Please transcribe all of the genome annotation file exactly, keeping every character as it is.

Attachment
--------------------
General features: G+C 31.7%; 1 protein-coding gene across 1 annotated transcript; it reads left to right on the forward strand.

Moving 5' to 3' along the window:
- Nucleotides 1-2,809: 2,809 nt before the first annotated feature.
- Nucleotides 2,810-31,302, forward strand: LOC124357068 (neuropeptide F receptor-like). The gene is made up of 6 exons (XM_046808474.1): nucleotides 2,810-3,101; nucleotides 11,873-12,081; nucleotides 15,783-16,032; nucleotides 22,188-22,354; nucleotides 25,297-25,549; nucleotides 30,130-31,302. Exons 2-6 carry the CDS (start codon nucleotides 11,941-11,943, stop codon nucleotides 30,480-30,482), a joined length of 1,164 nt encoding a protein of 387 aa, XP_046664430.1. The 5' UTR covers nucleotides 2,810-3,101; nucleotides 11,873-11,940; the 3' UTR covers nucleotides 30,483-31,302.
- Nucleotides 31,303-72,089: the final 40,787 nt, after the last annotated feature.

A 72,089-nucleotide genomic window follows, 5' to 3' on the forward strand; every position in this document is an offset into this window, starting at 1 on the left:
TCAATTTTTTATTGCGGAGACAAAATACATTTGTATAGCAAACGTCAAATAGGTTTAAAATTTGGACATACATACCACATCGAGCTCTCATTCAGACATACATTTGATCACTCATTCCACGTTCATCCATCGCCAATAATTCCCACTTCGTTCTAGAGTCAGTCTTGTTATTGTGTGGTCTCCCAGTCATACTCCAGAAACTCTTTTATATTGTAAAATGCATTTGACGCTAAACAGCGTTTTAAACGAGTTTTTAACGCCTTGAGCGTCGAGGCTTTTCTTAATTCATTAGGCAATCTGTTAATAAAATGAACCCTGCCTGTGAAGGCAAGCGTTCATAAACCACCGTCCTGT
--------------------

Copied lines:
General features: G+C 31.7%; 1 protein-coding gene across 1 annotated transcript; it reads left to right on the forward strand.

Moving 5' to 3' along the window:
- Nucleotides 1-2,809: 2,809 nt before the first annotated feature.
- Nucleotides 2,810-31,302, forward strand: LOC124357068 (neuropeptide F receptor-like). The gene is made up of 6 exons (XM_046808474.1): nucleotides 2,810-3,101; nucleotides 11,873-12,081; nucleotides 15,783-16,032; nucleotides 22,188-22,354; nucleotides 25,297-25,549; nucleotides 30,130-31,302. Exons 2-6 carry the CDS (start codon nucleotides 11,941-11,943, stop codon nucleotides 30,480-30,482), a joined length of 1,164 nt encoding a protein of 387 aa, XP_046664430.1. The 5' UTR covers nucleotides 2,810-3,101; nucleotides 11,873-11,940; the 3' UTR covers nucleotides 30,483-31,302.
- Nucleotides 31,303-72,089: the final 40,787 nt, after the last annotated feature.

A 72,089-nucleotide genomic window follows, 5' to 3' on the forward strand; every position in this document is an offset into this window, starting at 1 on the left:
TCAATTTTTTATTGCGGAGACAAAATACATTTGTATAGCAAACGTCAAATAGGTTTAAAATTTGGACATACATACCACATCGAGCTCTCATTCAGACATACATTTGATCACTCATTCCACGTTCATCCATCGCCAATAATTCCCACTTCGTTCTAGAGTCAGTCTTGTTATTGTGTGGTCTCCCAGTCATACTCCAGAAACTCTTTTATATTGTAAAATGCATTTGACGCTAAACAGCGTTTTAAACGAGTTTTTAACGCCTTGAGCGTCGAGGCTTTTCTTAATTCATTAGGCAATCTGTTAATAAAATGAACCCTGCCTGTGAAGGCAAGCGTTCATAAACCACCGTCCTGT